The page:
Dictionary of National Biography, 1885-1900/Lefroy, John Henry

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LEFROY, SIR JOHN HENRY (1817–1890), governor of Bermuda and of Tasmania, born at Ashe, Hampshire, on 28 Jan. 1817, was son of J. H. G. Lefroy, rector of that place, and was grandson of Antony Lefroy of Leghorn, the catalogue of whose collection of coins and antiquities was printed in 1763. After his father's death in 1823, his mother moved with her family of six sons and five daughters to Itchel Manor, near Farnham, which had been left to her husband a few years before his death. Lefroy was sent to private schools at Alton and at Richmond. In 1828 two of his brothers accidentally discovered an important hoard of Merovingian and English gold coins and ornaments on Crondall Heath, and he thus acquired a taste for antiquarian research. In January 1831 he passed into the Royal Military Academy at Woolwich, and on 19 Dec. 1834 was gazetted a second lieutenant in the royal artillery, and stationed at Woolwich. He at once joined, with eight or nine young brother-officers, in a weekly meeting in one another's rooms for reading the bible and prayer, and, with the sanction of the commandant and chaplain, these young men opened an evening Sunday school for soldiers' children. He served at Woolwich for three years, varied by detachment duty at Purfleet and the Tower of London, and was on duty with his battery at London Bridge on the occasion of the queen's coronation. On 10 Jan. 1837 he was promoted lieutenant, and in August was sent to Chatham, where he availed himself of the royal engineers' school of instruction, and specially devoted himself to the study of practical astronomy.

In 1838 Lefroy, with Lieutenant Eardley Wilmot, proposed the formation of an institution to afford officers of the regiment opportunities of professional instruction. Colonel Cockburn, nead of the royal laboratory at Woolwich Arsenal, submitted the proposal to the authorities, and when the Royal Artillery Institution was founded was the first president of the committee of management, and Lefroy the secretary. The scheme was first suggested to Lefroy by a study of the manuscript records of a regimental society which had been started in 1771 and came to an untimely end.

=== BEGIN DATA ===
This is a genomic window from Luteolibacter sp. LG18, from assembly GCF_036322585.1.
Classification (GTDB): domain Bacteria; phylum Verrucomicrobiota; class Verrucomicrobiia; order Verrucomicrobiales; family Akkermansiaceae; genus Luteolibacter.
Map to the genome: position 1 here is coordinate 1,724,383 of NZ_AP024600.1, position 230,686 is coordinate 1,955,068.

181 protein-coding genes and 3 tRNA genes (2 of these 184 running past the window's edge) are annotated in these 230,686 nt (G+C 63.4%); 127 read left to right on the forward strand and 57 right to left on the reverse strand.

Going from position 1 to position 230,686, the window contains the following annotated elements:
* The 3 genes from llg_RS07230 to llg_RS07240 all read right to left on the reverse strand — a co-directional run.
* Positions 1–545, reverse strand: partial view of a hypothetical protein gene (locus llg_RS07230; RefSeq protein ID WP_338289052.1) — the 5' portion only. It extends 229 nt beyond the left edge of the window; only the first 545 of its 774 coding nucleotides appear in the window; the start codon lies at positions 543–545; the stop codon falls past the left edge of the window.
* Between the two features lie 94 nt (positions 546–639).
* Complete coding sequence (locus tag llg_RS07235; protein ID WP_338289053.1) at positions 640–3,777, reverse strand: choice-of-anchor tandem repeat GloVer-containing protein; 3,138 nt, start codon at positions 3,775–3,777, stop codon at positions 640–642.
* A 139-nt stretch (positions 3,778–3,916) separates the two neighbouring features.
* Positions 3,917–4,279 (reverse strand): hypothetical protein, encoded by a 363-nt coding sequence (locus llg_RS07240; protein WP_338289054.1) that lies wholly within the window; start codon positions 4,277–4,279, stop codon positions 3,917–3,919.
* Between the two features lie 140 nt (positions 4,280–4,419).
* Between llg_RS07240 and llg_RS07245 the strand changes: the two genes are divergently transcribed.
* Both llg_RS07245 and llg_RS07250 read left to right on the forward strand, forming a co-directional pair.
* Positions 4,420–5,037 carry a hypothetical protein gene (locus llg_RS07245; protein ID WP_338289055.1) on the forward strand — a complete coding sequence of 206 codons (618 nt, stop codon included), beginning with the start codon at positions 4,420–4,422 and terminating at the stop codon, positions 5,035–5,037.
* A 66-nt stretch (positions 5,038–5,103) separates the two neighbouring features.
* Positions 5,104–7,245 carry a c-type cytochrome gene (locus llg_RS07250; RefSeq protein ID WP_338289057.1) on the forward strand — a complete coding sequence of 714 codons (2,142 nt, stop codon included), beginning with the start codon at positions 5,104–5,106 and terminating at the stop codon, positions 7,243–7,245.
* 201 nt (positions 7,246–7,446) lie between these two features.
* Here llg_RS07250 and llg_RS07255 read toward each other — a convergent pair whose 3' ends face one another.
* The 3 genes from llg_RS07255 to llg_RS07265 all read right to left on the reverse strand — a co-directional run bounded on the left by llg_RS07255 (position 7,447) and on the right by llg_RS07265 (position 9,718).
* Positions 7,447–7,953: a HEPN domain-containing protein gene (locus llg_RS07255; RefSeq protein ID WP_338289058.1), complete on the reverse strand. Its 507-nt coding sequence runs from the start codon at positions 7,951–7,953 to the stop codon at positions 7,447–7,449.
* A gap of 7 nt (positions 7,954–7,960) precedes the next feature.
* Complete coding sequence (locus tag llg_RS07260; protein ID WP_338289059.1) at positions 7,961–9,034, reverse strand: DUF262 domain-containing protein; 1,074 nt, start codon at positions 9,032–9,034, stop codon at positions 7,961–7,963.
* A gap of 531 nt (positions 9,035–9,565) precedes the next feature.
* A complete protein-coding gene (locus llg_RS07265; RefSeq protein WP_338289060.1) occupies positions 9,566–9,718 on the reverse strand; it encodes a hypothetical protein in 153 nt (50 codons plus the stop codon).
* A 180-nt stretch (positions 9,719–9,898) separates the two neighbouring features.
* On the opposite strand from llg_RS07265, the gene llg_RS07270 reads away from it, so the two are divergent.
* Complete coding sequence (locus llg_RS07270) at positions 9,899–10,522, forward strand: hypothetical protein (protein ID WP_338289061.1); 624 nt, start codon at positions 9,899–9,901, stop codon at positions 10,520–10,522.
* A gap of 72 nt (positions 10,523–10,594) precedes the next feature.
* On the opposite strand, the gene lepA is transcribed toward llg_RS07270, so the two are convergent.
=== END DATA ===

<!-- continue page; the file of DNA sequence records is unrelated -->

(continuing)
The government having assented to a recommendation of the British Association to establish magnetical observatories in various colonies for simultaneous observation with other stations belonging to foreign powers, and having agreed to send a naval expedition to take simultaneous observations in high southern latitudes, Lefroy and Eardley Wilmot were in April 1839 selected, on the recommendation of Major (afterwards Sir) Edward Sabine [q. v.l, then engaged in a magnetical survey of the British islands, to proceed to St. Helena and the Cape of Good Hope respectively to take magnetical observations. After receiving instruction during the summer in magnetical work at Dublin from Professor Humphrey Lloyd [q. v.], who became Lefroy's lifelong friend, the two lieutenants embarked in H.M.S. Terror for St. Helena on 25 Sept. At Madeira the two subalterns took barometers to the top of the Pica Ruivo, measured its altitude, and descended with a supply of plants for the naturalists of the expedition. The results of these measurements are given in the ' Narrative of the Voyage of the Antarctic Expedition ' (pp. 6, 329). The voyage was a long one, as the survey work required the expedition to take a devious course by the Canaries, Cape de Verde Islands, St. Paul's, Trinidad, and Martin Vas, off the Brazilian coast, and Lefroy did not arrive in St. James's Bay at St. Helena until 31 Jan. 1840. He remained at St. Helena until 1842, carrying on magnetic observations, and during his stay assisted at the disinterment of the remains of Napoleon I, when they were removed to France. In July 1842 Lefroy was transferred to the observatory at Toronto. In the following year he made the remarkable journey which, undertaken for magnetic research, established his reputation as a geographer. In April 1843 he left Toronto, with Corporal Henry of the royal artillery as his sole white companion, travelled to Lachine, and thence to Hudson s Bay, partly by canoe and partly on snow-shoes. The principal object of the expedition was the determination of the approximate position of the American forces of magnetic intensity. During the journey Lefroy made two lengthy halts, the first at Fort Chipeweyan, at the west end of Lake Athabasca, where magnetical and meteorological observations were made every hour of the twenty-four from 16 Oct. 1843 to 29 Feb. 1844, months of arctic darkness; the second at Fort Simpson on the M'Kenzie River, where similar observations were made continuously during April and May 1844. Magnetic observations were also made every two minutes for hours together during periods of magnetic disturbance when the temperature in the observatories could not be kept above zero Fahr. During this survey Lefroy traversed about 6,475 geographical miles, and made observations at 314 stations en route. Considering the nature of the country, the severity of the climate, and the extreme delicacy of the instruments carried, the journey itself was no easy feat.